Aiming to take advantage of the growing global demand for small, high-mileage vehicles, Smart has unveiled two long-awaited offerings: a replacement for its pint-sized Fortwo model and an all-new four-seater, appropriately dubbed the Forfour.
The pair come to market as the culmination of an expanding affiliation between Smart’s parent Daimler AG and the Renault Nissan Alliance. The French-Japanese partnership has already launched its own version, the Renault Twingo having made its debut during the Geneva Motor Show earlier this year.
While sharing many key, underlying components, the partners emphasized developing different visual designs, with Daimler’s Smart brand also opting for two different interior configurations. The maker is hoping to sharply increase global sales by offering both two- and four-seat models, though there are currently no plans to bring the Smart Fortwo over to the U.S. market.
“Smart is a radical and revolutionary idea,” said Daimler CEO Dieter Zetsche, during a Berlin unveiling, “ideally suited to an urban environment.”
Those familiar with the original Smart Fortwo will likely have to take a closer look to be sure they’re looking at an all-new version of the microcar. The 2016 model retains the basic, tall wedge shape and a nose-to-tail length of just 2.69 meters in European trim, or 8.83 feet. The Forfour adds another 0.8 meters, or 2.62 feet.
Both models stand 1.55 meters in height, or 5.08 feet, with a width of 1.66 meters, or 5.44 feet. Smart did not release specific details on mass but the maker emphasized efforts at cutting mass through its new design and the use of lightweight materials, such as the plastic door panels. The current Fortwo in U.S. trim starts at just 1,630 pounds.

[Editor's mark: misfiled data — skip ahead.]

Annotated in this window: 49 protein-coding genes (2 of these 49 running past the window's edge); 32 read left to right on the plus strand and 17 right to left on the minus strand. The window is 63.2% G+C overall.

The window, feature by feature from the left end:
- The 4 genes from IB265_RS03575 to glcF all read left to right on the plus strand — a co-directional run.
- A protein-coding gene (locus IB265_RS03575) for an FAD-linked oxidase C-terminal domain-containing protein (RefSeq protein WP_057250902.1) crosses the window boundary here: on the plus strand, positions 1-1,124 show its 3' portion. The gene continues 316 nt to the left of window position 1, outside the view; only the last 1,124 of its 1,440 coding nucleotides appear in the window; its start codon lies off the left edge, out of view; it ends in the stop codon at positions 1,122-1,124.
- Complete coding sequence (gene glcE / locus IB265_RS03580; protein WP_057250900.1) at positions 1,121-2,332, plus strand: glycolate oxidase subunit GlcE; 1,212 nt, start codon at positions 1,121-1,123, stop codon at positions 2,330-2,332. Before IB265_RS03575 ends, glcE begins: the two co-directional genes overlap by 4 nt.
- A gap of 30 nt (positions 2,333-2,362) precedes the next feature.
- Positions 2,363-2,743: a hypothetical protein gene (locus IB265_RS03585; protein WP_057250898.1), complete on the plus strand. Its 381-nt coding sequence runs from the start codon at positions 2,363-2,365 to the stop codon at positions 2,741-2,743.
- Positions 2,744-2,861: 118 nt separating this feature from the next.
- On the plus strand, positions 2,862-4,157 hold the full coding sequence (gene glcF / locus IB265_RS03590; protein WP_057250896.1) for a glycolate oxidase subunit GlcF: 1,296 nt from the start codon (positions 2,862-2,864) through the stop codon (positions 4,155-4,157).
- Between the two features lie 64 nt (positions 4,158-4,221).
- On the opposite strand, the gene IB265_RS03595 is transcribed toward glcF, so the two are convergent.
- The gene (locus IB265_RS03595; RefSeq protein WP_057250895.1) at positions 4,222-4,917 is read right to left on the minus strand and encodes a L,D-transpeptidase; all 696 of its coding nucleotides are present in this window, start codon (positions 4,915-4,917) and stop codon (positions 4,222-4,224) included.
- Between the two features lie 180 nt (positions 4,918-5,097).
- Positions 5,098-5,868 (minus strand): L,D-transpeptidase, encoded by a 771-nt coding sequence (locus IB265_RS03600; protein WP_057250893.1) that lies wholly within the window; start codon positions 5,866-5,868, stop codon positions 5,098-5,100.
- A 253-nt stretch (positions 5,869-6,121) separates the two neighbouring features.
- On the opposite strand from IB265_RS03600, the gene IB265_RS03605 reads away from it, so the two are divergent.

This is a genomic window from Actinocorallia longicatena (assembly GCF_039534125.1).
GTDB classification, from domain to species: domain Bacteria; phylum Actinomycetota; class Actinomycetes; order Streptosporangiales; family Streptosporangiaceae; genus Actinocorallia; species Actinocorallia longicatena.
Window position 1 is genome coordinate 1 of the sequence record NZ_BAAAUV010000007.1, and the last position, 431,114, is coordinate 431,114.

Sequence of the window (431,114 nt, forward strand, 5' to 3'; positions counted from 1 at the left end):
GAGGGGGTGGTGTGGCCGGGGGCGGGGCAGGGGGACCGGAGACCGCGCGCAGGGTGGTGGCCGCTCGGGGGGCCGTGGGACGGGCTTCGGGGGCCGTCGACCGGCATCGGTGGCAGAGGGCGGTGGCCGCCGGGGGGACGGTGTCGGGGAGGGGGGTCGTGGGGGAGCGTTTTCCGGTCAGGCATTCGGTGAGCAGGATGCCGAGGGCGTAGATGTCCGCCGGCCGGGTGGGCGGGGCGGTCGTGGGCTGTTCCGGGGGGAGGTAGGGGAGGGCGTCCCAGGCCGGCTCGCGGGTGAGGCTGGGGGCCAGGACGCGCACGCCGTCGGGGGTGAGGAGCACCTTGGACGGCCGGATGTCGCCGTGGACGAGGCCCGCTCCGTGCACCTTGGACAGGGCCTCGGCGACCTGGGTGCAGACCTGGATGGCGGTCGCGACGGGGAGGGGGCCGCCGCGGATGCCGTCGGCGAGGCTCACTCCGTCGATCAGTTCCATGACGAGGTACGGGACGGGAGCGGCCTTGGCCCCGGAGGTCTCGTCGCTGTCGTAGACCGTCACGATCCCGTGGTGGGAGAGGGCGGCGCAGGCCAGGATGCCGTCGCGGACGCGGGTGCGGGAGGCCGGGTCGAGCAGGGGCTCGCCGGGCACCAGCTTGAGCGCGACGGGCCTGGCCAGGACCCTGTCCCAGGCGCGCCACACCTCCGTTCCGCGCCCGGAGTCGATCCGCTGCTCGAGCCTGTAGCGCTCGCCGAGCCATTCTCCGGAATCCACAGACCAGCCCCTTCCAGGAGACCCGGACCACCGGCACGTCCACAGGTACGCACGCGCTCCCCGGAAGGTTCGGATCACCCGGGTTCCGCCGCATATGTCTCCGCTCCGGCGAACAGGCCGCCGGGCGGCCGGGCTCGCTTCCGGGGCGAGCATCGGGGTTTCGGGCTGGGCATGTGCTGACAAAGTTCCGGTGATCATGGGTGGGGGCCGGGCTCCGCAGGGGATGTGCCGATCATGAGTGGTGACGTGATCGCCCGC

Its short overhangs and rear-mounted engine make the two-seater especially maneuverable on city streets, able to turn a complete circle in barely 23 feet – several feet tighter than before, the company notes. The turning circle for the Forfour will be only about six feet wider.
“We have tailored both of the vehicles to the needs of modern-day city traffic,” suggested the Smart brand’s head of product development, Markus Riedel.
Daimler is putting significant emphasis on the safety aspects of the Smart design, perhaps no surprise considering the ongoing concern many potential buyers have expressed about the potential risks of driving such small vehicles alongside more conventional products weighing hundreds, even thousands of pounds more. Both models share the “tridon cell” safety shell, designed to absorb the shock of a crash and pass impact forces around the passenger compartment.
The original Fortwo was one of the first small cars to adopt electronic stability control – in part due to some embarrassing reviews that found stability issues under emergency maneuvers.
The new models will offer not only stability control and a full complement of airbags – including a new driver kneebag – but also an assortment of new features. That includes Crosswind Assist, a system designed to counter the impact of strong winds on the slab-sided vehicles. Optional gear includes a new Lane Keeping Assist system and Forward Collision Warning.
Visually, perhaps the biggest difference between old and new Smart Fortwo can be seen in the form of the honeycomb grille adapted from recent concepts such as the Smart For-us and Forstars.